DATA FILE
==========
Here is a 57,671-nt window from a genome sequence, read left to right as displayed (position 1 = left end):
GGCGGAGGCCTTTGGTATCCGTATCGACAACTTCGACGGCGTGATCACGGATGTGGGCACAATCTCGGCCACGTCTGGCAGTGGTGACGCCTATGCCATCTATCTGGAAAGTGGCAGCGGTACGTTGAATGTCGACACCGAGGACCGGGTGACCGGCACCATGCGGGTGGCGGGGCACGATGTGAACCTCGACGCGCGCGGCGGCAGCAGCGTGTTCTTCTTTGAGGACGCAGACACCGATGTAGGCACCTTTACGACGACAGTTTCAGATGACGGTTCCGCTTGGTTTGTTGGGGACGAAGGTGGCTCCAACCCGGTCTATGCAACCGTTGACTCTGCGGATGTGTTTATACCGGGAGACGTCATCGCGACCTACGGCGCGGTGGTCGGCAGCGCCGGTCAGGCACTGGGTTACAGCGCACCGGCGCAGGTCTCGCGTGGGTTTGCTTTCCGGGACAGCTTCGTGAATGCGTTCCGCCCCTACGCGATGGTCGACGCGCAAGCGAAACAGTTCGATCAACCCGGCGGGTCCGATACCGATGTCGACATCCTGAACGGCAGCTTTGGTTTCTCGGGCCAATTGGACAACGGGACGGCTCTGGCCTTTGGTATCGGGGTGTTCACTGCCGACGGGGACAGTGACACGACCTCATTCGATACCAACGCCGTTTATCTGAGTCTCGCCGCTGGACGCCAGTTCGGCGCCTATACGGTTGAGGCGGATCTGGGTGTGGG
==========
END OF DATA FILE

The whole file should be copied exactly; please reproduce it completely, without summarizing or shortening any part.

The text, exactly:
Here is a 57,671-nt window from a genome sequence, read left to right as displayed (position 1 = left end):
GGCGGAGGCCTTTGGTATCCGTATCGACAACTTCGACGGCGTGATCACGGATGTGGGCACAATCTCGGCCACGTCTGGCAGTGGTGACGCCTATGCCATCTATCTGGAAAGTGGCAGCGGTACGTTGAATGTCGACACCGAGGACCGGGTGACCGGCACCATGCGGGTGGCGGGGCACGATGTGAACCTCGACGCGCGCGGCGGCAGCAGCGTGTTCTTCTTTGAGGACGCAGACACCGATGTAGGCACCTTTACGACGACAGTTTCAGATGACGGTTCCGCTTGGTTTGTTGGGGACGAAGGTGGCTCCAACCCGGTCTATGCAACCGTTGACTCTGCGGATGTGTTTATACCGGGAGACGTCATCGCGACCTACGGCGCGGTGGTCGGCAGCGCCGGTCAGGCACTGGGTTACAGCGCACCGGCGCAGGTCTCGCGTGGGTTTGCTTTCCGGGACAGCTTCGTGAATGCGTTCCGCCCCTACGCGATGGTCGACGCGCAAGCGAAACAGTTCGATCAACCCGGCGGGTCCGATACCGATGTCGACATCCTGAACGGCAGCTTTGGTTTCTCGGGCCAATTGGACAACGGGACGGCTCTGGCCTTTGGTATCGGGGTGTTCACTGCCGACGGGGACAGTGACACGACCTCATTCGATACCAACGCCGTTTATCTGAGTCTCGCCGCTGGACGCCAGTTCGGCGCCTATACGGTTGAGGCGGATCTGGGTGTGGG